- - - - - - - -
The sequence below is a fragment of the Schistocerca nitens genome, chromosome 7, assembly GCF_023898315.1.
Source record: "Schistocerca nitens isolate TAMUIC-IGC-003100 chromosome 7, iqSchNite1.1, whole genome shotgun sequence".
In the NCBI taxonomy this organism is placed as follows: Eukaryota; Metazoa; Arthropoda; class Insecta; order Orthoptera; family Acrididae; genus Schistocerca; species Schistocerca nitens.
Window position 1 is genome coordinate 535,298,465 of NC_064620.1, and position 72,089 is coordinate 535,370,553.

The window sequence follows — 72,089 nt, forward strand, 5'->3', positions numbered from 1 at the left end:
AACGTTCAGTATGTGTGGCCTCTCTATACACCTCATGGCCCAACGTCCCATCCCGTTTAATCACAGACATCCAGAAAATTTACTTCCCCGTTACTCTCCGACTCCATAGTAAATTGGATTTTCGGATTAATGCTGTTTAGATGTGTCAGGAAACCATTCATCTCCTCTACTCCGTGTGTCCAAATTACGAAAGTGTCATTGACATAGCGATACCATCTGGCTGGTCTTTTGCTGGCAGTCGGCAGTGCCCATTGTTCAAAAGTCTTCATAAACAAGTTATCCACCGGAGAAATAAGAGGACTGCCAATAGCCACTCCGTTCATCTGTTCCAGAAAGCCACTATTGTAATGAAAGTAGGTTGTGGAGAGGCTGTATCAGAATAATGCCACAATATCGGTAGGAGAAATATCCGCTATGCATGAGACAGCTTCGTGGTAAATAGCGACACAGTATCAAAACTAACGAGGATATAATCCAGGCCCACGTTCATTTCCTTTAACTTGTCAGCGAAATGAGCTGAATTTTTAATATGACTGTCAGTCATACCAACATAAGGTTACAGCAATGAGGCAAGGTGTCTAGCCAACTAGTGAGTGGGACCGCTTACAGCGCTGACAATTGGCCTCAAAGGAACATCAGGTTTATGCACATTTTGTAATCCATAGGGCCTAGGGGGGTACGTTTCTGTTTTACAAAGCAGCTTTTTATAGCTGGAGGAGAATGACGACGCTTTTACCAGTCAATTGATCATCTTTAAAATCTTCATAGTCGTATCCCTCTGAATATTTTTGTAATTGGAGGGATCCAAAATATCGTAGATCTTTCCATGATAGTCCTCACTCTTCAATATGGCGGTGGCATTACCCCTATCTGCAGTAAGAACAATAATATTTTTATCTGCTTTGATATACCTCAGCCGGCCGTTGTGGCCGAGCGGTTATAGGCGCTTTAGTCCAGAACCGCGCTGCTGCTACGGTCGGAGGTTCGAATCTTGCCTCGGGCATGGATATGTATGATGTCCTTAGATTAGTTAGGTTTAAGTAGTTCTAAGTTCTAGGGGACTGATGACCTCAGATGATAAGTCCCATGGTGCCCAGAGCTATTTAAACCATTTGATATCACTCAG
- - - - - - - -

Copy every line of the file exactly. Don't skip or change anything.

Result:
The sequence below is a fragment of the Schistocerca nitens genome, chromosome 7, assembly GCF_023898315.1.
Source record: "Schistocerca nitens isolate TAMUIC-IGC-003100 chromosome 7, iqSchNite1.1, whole genome shotgun sequence".
In the NCBI taxonomy this organism is placed as follows: Eukaryota; Metazoa; Arthropoda; class Insecta; order Orthoptera; family Acrididae; genus Schistocerca; species Schistocerca nitens.
Window position 1 is genome coordinate 535,298,465 of NC_064620.1, and position 72,089 is coordinate 535,370,553.

The window sequence follows — 72,089 nt, forward strand, 5'->3', positions numbered from 1 at the left end:
AACGTTCAGTATGTGTGGCCTCTCTATACACCTCATGGCCCAACGTCCCATCCCGTTTAATCACAGACATCCAGAAAATTTACTTCCCCGTTACTCTCCGACTCCATAGTAAATTGGATTTTCGGATTAATGCTGTTTAGATGTGTCAGGAAACCATTCATCTCCTCTACTCCGTGTGTCCAAATTACGAAAGTGTCATTGACATAGCGATACCATCTGGCTGGTCTTTTGCTGGCAGTCGGCAGTGCCCATTGTTCAAAAGTCTTCATAAACAAGTTATCCACCGGAGAAATAAGAGGACTGCCAATAGCCACTCCGTTCATCTGTTCCAGAAAGCCACTATTGTAATGAAAGTAGGTTGTGGAGAGGCTGTATCAGAATAATGCCACAATATCGGTAGGAGAAATATCCGCTATGCATGAGACAGCTTCGTGGTAAATAGCGACACAGTATCAAAACTAACGAGGATATAATCCAGGCCCACGTTCATTTCCTTTAACTTGTCAGCGAAATGAGCTGAATTTTTAATATGACTGTCAGTCATACCAACATAAGGTTACAGCAATGAGGCAAGGTGTCTAGCCAACTAGTGAGTGGGACCGCTTACAGCGCTGACAATTGGCCTCAAAGGAACATCAGGTTTATGCACATTTTGTAATCCATAGGGCCTAGGGGGGTACGTTTCTGTTTTACAAAGCAGCTTTTTATAGCTGGAGGAGAATGACGACGCTTTTACCAGTCAATTGATCATCTTTAAAATCTTCATAGTCGTATCCCTCTGAATATTTTTGTAATTGGAGGGATCCAAAATATCGTAGATCTTTCCATGATAGTCCTCACTCTTCAATATGGCGGTGGCATTACCCCTATCTGCAGTAAGAACAATAATATTTTTATCTGCTTTGATATACCTCAGCCGGCCGTTGTGGCCGAGCGGTTATAGGCGCTTTAGTCCAGAACCGCGCTGCTGCTACGGTCGGAGGTTCGAATCTTGCCTCGGGCATGGATATGTATGATGTCCTTAGATTAGTTAGGTTTAAGTAGTTCTAAGTTCTAGGGGACTGATGACCTCAGATGATAAGTCCCATGGTGCCCAGAGCTATTTAAACCATTTGATATCACTCAG